apply throughout this course and, together with the content standards, allow students to experience mathematics as a coherent, useful, and logical subject that capitalizes on their ability to make sense of problem situations. Honors Geometry is covered at a significantly faster pace, in greater depth, and with supplemental topics. Strong analytical thinking skills beyond the rigors of algebraic computation are essential for this course, which strongly emphasizes the concept of proof. As part of the requirement for
this honor’s level course, students must complete rigorous assignments which may include complex problem-solving, research that involves reading/writing assignments, investigations and explorations, advanced use of technology and making connections within the discipline and to the workplace.
Minimum Credit: 1.0 Maximum Credit: 1.0 NCAA Approved: Yes
Algebra 1 and Geometry are high school courses; therefore, high school credit is awarded for completion of these courses and will appear as a pass/fail on the high school transcript. Students are still required to enroll in a math course each year of high school beyond the math credits earned in middle school. Algebra 1 and/or Geometry may not be repeated for credit in high school once credit is earned in middle school.
6th Grade Science
Scientific inquiry skills and the application of technology and engineering are embedded as grade level expectations in the science curriculum. In the life science study of interdependence, students will gain knowledge of the world’s major biomes, how living things interact with one another and the non-living elements of their environments, cycles in nature and how matter and energy are transferred through ecosystems. The Earth and space science curriculum comprises a study of the major components of the universe and the relative distances of objects in the solar system from Earth. Students will learn about the positional relationships between Earth, the moon and the sun and how they control the lunar cycle, length of day, and year. Lunar and solar eclipses, tides, and seasons will be explored. Also included is the study of Earth’s atmosphere, currents, weather, and interpretation of meteorological data. Physical science content consists of a study of energy transformations and the interplay between magnetic fields and electrical currents. Students will learn about forms of energy, their transformations, and how circuits are associated with the transfer of electrical energy when heat, light, sound, and chemical changes are produced. Students will be engaging in expository writing to explain scientific principles.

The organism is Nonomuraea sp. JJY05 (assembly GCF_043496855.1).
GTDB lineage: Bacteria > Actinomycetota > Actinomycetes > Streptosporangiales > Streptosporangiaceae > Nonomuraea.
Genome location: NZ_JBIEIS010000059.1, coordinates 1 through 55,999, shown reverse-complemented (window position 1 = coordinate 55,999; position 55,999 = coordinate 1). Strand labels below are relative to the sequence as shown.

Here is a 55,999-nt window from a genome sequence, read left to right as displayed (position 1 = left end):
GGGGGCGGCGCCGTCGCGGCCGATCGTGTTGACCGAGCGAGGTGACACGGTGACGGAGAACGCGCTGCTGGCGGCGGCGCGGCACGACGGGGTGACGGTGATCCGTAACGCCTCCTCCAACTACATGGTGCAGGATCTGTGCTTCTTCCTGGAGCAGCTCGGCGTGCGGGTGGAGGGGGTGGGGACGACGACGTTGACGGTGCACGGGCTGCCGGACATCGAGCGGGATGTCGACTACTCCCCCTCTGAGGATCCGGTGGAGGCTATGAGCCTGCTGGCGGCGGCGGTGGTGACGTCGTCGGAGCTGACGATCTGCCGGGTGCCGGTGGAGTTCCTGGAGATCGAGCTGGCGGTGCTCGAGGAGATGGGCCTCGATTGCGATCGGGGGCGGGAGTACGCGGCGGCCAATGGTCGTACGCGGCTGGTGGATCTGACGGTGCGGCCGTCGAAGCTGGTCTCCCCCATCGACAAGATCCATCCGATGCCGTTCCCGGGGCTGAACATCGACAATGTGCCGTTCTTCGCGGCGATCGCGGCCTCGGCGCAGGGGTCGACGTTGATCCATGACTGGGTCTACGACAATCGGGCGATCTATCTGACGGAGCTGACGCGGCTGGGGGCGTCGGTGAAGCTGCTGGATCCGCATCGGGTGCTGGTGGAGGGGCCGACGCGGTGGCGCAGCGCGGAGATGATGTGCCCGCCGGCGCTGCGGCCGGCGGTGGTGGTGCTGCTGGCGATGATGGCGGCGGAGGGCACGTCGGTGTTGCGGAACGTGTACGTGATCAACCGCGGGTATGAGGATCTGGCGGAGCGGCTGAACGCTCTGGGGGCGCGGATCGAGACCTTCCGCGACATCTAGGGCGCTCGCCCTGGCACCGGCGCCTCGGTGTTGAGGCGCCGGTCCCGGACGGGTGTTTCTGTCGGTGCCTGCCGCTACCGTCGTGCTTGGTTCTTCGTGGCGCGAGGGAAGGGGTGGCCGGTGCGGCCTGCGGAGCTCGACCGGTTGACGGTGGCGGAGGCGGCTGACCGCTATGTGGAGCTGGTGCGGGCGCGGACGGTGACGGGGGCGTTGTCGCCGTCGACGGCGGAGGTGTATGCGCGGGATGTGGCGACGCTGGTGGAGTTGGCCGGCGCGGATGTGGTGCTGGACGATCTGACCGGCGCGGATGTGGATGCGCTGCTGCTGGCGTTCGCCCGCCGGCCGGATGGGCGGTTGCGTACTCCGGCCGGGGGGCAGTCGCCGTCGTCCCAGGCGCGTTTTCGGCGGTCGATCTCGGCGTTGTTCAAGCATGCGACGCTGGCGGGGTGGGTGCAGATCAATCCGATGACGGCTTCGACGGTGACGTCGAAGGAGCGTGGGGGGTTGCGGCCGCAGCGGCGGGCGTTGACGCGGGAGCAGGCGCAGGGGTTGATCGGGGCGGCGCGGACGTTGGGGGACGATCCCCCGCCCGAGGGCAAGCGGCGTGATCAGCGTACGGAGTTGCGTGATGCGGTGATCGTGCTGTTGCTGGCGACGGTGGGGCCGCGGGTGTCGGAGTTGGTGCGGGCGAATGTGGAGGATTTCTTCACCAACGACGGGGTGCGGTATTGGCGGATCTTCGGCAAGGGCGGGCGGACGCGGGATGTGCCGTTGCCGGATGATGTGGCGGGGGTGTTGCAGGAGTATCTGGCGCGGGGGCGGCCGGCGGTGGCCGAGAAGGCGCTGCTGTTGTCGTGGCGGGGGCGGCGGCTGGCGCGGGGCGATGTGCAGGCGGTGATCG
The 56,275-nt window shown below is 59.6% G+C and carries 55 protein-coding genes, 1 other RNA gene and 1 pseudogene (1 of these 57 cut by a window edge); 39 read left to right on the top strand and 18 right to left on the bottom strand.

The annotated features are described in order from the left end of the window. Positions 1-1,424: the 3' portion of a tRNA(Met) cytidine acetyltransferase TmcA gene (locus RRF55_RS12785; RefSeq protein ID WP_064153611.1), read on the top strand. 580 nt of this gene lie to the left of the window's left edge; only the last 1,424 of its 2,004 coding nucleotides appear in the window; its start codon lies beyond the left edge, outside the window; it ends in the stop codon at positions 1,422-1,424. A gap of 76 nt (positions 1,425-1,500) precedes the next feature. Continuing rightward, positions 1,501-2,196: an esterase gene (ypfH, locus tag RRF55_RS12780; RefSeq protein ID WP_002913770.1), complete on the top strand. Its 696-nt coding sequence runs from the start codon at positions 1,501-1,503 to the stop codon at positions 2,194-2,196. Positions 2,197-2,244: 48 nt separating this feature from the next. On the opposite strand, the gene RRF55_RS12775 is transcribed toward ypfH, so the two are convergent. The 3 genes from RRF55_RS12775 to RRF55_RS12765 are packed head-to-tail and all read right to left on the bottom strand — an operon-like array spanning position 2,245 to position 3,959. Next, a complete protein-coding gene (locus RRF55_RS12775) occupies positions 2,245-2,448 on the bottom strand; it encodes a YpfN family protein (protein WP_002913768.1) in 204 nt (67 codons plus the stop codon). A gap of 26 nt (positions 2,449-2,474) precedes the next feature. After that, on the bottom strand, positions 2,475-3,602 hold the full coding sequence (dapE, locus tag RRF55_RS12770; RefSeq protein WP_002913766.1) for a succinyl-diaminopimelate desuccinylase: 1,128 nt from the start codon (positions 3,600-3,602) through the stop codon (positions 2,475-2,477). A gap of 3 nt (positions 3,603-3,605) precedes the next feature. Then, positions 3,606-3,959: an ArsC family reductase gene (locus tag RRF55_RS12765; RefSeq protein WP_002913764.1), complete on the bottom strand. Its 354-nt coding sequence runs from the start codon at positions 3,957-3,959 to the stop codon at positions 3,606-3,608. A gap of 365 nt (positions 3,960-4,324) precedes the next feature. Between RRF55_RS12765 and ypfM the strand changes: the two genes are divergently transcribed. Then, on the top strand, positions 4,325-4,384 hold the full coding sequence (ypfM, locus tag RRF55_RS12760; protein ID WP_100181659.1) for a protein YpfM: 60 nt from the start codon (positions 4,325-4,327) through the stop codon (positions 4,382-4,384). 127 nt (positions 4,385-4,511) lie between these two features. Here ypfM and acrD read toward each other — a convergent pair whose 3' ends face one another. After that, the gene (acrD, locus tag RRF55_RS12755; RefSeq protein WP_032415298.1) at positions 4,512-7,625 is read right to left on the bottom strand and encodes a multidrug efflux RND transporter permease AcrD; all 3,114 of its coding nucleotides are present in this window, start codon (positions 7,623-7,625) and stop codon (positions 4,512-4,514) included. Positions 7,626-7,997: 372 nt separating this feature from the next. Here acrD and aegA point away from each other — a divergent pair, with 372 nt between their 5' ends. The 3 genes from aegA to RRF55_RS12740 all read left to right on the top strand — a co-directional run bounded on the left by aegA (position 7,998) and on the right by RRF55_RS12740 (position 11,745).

7th Grade Science
Students are introduced to the study of cells, human body systems, photosynthesis, respiration, heredity, the rock cycle, plate tectonics, motion, force, work, and simple machines. Students will sharpen their scientific inquiry skills and experience technology and engineering using the following methods: participating in many hands-on laboratory activities in order to make proper observations and draw conclusions for themselves, investigating multiple solutions to scientific questions and problems, identifying and testing the best solutions, and appropriately communicating their findings to a specific audience such as fellow students, teachers, or parents.
8th Grade Science